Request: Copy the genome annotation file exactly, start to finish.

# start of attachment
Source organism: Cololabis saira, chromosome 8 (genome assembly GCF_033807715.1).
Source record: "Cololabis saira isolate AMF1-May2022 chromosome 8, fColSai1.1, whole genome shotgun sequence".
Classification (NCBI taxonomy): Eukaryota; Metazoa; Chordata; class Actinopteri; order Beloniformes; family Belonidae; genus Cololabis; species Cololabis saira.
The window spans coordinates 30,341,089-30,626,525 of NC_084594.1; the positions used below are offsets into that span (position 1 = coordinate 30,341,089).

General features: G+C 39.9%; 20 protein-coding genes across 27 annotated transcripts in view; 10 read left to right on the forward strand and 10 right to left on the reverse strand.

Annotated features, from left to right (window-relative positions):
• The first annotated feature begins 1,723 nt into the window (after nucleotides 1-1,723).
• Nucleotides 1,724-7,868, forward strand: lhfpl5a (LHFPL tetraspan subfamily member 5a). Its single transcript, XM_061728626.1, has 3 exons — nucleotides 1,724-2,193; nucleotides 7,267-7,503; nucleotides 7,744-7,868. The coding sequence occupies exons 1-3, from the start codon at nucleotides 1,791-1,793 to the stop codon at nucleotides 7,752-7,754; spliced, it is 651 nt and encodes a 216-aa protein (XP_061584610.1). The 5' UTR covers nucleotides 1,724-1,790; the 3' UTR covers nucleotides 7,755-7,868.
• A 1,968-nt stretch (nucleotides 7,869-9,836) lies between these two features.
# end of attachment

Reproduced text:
Source organism: Cololabis saira, chromosome 8 (genome assembly GCF_033807715.1).
Source record: "Cololabis saira isolate AMF1-May2022 chromosome 8, fColSai1.1, whole genome shotgun sequence".
Classification (NCBI taxonomy): Eukaryota; Metazoa; Chordata; class Actinopteri; order Beloniformes; family Belonidae; genus Cololabis; species Cololabis saira.
The window spans coordinates 30,341,089-30,626,525 of NC_084594.1; the positions used below are offsets into that span (position 1 = coordinate 30,341,089).

General features: G+C 39.9%; 20 protein-coding genes across 27 annotated transcripts in view; 10 read left to right on the forward strand and 10 right to left on the reverse strand.

Annotated features, from left to right (window-relative positions):
• The first annotated feature begins 1,723 nt into the window (after nucleotides 1-1,723).
• Nucleotides 1,724-7,868, forward strand: lhfpl5a (LHFPL tetraspan subfamily member 5a). Its single transcript, XM_061728626.1, has 3 exons — nucleotides 1,724-2,193; nucleotides 7,267-7,503; nucleotides 7,744-7,868. The coding sequence occupies exons 1-3, from the start codon at nucleotides 1,791-1,793 to the stop codon at nucleotides 7,752-7,754; spliced, it is 651 nt and encodes a 216-aa protein (XP_061584610.1). The 5' UTR covers nucleotides 1,724-1,790; the 3' UTR covers nucleotides 7,755-7,868.
• A 1,968-nt stretch (nucleotides 7,869-9,836) lies between these two features.